The Lincoln Repository
What is Open Access?
“free, irrevocable, worldwide, perpetual right of access to, and a
license to copy, use, distribute, transmit and display the work
publicly and to make and distribute derivative works, in any digital
medium for any responsible purpose, subject to proper attribution of
authorship, as well as the right to make small numbers of printed
copies for their personal use.”
Open Access repositories: Originally
subject-based, within the science
community. http://arxiv.org (Cornell
University, est.1991. Alexa rank 15,056,
now has over 540,000 articles)
£14m JISC investment in repositories and
preservation in UK HE 2006-9.
109 Institutional Repositories in the UK,
over 1100 worldwide (ROAR and OpenDOAR)
• European Research Council (FP7)
• 7 of 8 RCUK Research Councils http://
• Wellcome Trust and other funders…
…require funded researchers to deposit their work in
an Institutional or subject-specific Repository.
In addition, the UK Parliamentary Select Committee on
Science & Technology and the European University
Association (EUA) both formally recommend
mandating the deposit of research publications in an
Open Access Institutional Repository.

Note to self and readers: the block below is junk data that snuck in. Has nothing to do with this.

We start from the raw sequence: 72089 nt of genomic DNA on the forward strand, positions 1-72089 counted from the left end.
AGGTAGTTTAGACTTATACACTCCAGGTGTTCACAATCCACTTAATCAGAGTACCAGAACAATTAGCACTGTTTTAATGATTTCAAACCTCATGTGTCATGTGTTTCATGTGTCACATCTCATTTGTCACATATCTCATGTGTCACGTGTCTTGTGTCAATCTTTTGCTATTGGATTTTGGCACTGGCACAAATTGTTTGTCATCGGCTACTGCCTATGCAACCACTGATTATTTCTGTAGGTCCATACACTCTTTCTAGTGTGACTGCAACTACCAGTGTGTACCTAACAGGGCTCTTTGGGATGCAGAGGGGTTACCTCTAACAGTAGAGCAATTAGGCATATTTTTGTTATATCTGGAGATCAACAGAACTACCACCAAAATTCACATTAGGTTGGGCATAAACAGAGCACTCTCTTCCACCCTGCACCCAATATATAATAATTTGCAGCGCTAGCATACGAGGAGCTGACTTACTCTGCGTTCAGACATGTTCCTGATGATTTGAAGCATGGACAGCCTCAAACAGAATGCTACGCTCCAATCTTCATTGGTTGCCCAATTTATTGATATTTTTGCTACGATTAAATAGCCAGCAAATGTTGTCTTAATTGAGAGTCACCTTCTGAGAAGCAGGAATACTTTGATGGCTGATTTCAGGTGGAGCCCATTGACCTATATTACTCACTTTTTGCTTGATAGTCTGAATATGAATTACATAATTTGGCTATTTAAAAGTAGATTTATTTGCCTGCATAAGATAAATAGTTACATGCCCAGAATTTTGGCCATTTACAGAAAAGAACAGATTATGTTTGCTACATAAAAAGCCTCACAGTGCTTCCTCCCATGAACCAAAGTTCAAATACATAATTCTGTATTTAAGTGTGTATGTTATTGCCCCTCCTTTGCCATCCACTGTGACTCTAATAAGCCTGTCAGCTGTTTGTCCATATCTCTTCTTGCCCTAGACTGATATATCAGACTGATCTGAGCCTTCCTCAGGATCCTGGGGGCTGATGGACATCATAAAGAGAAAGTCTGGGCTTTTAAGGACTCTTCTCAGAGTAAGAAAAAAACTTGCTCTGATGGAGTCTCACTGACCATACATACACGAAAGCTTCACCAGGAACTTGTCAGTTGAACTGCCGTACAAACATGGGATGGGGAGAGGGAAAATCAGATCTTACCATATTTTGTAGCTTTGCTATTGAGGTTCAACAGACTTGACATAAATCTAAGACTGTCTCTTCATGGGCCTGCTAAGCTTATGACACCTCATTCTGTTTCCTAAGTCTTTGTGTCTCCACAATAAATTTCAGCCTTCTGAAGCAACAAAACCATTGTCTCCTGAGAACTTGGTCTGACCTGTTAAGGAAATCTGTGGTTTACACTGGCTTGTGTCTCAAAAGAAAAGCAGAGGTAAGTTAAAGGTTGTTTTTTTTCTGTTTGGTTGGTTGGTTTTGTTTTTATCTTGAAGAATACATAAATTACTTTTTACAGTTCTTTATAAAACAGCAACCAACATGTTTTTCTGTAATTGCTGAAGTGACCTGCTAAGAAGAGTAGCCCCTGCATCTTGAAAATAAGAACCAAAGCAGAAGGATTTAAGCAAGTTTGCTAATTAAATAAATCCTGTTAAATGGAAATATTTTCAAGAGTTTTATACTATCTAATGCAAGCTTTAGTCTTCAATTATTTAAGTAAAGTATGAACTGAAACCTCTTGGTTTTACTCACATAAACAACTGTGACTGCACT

Growing number of institutional mandates,
The Research Excellence Framework
(successor to RAE) will use metrics such as
citations in some disciplines to inform expert
review of outputs:
Depositing research articles in OA
repositories has a citation/impact advantage
(depending on discipline):
Repository content is search engine friendly.
…and depositing requires minimal effort.
What about publishers?
Around 65% of publishers (90% of journal
publishers) have repository-friendly policies.
If in doubt, deposit full text (both at pre-print
and post-print stage).
Metadata is public and searchable.
Full text can be embargoed in accordance
with publisher policy.
Beneficiaries of OA Repositories include:
institution (shop window, preservation)
academic (organising work, increasing
profile, dissemination, importing feeds to